While one embodiment is described with reference to detection of energy in non- primary frequency channels, alternative embodiments may detect energy in non-primary time slots or code channels in lieu of or in addition to detecting energy in non-primary frequency channels. For example, in an alternative embodiment, a time-gating circuit of the system 20 may be widened to detect energy in a time slot other than the primary time slot. In yet another embodiment, one or more non-primary code channels may be monitored to detect energy.

It should be emphasized that the invention may be utilized in various types of systems and applications utilizing antenna arrays, and in particular, adaptive array (or smart antenna) systems wherein beamforming strategy is dynamically determined based on a changing signal and interference environment. In one embodiment, the invention is employed in a Personal Handyphone System (PHS) base station employing an adaptive array.

In a PHS system, a downlink weight is computed by solving the (regularized) least-squares problem based on measurements of an uplink covariance matrix. In other words, downlink weights are determined as a function of measured uplink signals. As such, in one embodiment of the invention as utilized in a PHS base station, the uplink covariance matrix corresponding to an uplink signal on a primary channel is modified by adding a scaled version of a covariance matrix corresponding to energy on one or more other/non-primary channels (e.g., on nearby or adjacent channels) received by the base station. In an alternative embodiment, a received uplink signal is modified by the base station before a covariance matrix is computed, by adding a scaled version of the received uplink energy received on non-primary channels (e.g., on nearby or adjacent channels). In one embodiment, this is performed by widening a digital frequency channel-select filter, time gate, or other channelization mechanism of the base station to detect the uplink energy present on one or more non-primary channels.

For example, in one embodiment, the base station computes a first uplink covariance matrix corresponding to an uplink transmission of the primary remote user terminal on a primary channel, which uplink transmission is received by the base station. The base station then adds a second uplink covariance matrix, corresponding to a scaled version of energy detected on a second channel to the first uplink covariance matrix to form a third covariance matrix. In one embodiment, the energy is caused at least in part by an uplink transmission of another non-primary remote user terminal. Based on the third covariance matrix, the base station computes a downlink weight, and thus, determines a downlink beamforming strategy, for transmitting to a downlink signal intended for the primary remote user terminal, wherein the downlink weight mitigates energy on the second channel.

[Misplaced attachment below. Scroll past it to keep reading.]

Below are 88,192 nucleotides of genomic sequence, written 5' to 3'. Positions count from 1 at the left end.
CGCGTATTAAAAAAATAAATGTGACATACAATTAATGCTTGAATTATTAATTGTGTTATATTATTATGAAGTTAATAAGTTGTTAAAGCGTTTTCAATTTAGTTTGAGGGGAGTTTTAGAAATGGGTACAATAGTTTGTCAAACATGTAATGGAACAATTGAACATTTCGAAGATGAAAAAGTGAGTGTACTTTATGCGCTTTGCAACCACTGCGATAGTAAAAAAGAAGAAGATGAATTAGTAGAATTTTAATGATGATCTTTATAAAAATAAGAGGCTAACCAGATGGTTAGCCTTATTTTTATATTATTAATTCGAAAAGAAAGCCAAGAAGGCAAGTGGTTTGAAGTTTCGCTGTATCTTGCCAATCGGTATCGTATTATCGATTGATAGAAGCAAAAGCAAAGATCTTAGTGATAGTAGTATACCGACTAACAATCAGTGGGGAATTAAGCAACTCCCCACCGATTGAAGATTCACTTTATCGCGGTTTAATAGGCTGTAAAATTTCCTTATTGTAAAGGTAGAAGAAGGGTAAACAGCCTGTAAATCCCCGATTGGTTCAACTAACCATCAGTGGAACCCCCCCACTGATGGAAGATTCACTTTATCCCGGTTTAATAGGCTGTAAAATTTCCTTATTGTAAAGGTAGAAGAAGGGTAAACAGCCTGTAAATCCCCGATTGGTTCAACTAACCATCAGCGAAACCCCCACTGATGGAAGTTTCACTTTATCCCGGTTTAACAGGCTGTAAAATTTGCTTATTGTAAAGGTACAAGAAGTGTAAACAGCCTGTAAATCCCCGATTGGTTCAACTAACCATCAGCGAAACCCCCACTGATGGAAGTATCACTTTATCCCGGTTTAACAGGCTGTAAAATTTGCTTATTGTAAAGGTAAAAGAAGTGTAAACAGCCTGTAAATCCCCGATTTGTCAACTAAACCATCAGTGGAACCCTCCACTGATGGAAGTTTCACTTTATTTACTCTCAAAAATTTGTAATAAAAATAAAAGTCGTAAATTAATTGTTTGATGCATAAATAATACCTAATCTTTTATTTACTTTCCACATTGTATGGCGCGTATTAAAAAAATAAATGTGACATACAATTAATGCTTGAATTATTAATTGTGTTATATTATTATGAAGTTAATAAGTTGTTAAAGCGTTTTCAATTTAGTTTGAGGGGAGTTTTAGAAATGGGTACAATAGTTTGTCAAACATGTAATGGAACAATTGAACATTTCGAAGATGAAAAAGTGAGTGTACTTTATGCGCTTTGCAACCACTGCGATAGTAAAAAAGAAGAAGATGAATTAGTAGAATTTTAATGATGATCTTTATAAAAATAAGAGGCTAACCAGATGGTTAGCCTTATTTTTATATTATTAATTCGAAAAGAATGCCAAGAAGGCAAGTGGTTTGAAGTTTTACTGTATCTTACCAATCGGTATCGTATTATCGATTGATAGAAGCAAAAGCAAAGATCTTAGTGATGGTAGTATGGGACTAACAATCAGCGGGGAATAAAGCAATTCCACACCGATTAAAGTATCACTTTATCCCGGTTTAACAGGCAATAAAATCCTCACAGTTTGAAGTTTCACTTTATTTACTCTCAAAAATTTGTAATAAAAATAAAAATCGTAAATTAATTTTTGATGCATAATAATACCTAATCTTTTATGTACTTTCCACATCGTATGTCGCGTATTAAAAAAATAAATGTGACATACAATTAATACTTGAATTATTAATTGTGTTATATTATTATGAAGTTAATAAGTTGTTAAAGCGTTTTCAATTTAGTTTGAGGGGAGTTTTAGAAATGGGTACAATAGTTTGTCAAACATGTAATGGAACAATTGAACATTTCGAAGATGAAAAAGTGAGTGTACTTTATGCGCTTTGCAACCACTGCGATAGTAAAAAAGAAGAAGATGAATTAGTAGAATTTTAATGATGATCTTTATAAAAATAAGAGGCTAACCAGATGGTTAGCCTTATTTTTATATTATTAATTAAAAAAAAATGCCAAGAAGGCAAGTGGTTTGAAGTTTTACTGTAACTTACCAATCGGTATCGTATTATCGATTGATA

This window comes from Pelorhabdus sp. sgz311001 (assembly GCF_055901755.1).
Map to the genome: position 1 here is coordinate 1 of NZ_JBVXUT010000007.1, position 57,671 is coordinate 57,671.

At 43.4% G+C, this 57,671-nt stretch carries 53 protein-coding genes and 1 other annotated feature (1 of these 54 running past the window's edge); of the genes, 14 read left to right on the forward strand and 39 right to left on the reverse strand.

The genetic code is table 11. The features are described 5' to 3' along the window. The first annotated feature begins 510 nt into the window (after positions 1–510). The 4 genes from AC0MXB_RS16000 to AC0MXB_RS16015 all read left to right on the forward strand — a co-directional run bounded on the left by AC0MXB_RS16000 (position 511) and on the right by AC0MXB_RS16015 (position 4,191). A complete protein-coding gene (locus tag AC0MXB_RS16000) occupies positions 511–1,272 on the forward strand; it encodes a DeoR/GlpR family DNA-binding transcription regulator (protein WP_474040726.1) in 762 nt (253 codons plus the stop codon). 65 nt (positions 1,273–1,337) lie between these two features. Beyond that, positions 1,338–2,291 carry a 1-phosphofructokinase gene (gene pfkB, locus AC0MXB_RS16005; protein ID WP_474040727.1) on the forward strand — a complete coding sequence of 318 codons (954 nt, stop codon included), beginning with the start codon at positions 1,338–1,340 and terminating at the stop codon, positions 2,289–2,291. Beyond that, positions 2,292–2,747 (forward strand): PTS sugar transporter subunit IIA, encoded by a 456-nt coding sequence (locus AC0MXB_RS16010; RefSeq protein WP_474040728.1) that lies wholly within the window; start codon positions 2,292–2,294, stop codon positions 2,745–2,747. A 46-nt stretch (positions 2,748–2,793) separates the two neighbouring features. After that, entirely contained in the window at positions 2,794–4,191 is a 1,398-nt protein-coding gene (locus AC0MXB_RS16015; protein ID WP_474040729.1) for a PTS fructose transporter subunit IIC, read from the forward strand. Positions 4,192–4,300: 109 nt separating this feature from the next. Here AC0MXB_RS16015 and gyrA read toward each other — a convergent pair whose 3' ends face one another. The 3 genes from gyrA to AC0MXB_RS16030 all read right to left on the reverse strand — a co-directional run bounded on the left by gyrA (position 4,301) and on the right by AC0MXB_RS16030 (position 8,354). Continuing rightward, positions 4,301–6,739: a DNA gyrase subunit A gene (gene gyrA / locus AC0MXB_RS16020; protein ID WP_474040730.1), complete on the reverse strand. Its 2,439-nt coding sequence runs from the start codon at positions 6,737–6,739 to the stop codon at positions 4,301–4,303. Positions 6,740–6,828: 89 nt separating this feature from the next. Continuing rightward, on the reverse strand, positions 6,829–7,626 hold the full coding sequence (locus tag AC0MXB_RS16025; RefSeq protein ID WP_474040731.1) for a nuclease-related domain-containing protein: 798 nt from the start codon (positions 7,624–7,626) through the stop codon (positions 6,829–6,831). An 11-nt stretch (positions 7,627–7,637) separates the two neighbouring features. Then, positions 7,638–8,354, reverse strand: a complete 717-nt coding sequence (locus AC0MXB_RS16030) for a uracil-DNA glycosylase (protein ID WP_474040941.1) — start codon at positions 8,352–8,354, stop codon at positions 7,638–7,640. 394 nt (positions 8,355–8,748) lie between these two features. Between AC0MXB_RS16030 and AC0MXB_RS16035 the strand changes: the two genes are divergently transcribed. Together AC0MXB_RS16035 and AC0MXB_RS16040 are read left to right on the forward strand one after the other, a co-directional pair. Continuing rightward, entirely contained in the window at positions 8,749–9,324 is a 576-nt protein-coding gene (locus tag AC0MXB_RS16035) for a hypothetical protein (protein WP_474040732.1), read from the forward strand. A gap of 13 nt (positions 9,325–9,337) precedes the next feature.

In another embodiment, the received uplink signals on the primary channel and at least one non-primary channel (e.g., a channel adjacent to the primary channel) are combined prior to computing a covariance matrix. As such, the base station in this embodiment adds a signal received from a non-primary remote user terminal on a non-primary channel to the uplink signal received by the primary remote user terminal on the primary channel to form a combined signal. The base station then computes a covariance matrix for the combined signal, and obtains a downlink beamforming strategy as a function of the covariance matrix to generate a null at a location corresponding to the non-primary remote user terminal. In one embodiment, this is performed by widening the channel select mechanism (e.g., frequency channel filter, time-gating filter) of the base station.

Techniques that may be utilized by the present invention for determining a downlink beamforming strategy based on measurement of one or more uplink signals are generally known. For example, techniques for obtaining a downlink beamforming strategy that are utilized in one embodiment of the invention are described in U.S. Pat. No. 6,141,567 entitled, “APPARATUS AND METHOD FOR BEAMFORMING IN A CHANGING-INTERFERENCE ENVIRONMENT,” Ser. No. 09/327,776, issued Oct. 31, 2000 to Youssefmir et al., and assigned to the assignee of the present invention, which is hereby incorporated herein by reference. However, it should be appreciated that the particular technique for determining a downlink weight, and corresponding beamforming strategy, is not essential to an understanding of the present invention. As such, various techniques for determining a downlink weight, an in general, a downlink beamforming strategy, based on uplink information may be employed in the various embodiments of the present invention.

In one embodiment, downlink beamforming is performed in conjunction with calibration, using known techniques, for example, such as ones described in U.S. Pat. No. 6,037,898, entitled, “METHOD AND APPARATUS FOR CALIBRATING RADIO FREQUENCY BASE STATIONS USING ANTENNA ARRAYS,” which is assigned to the assignee of the present invention.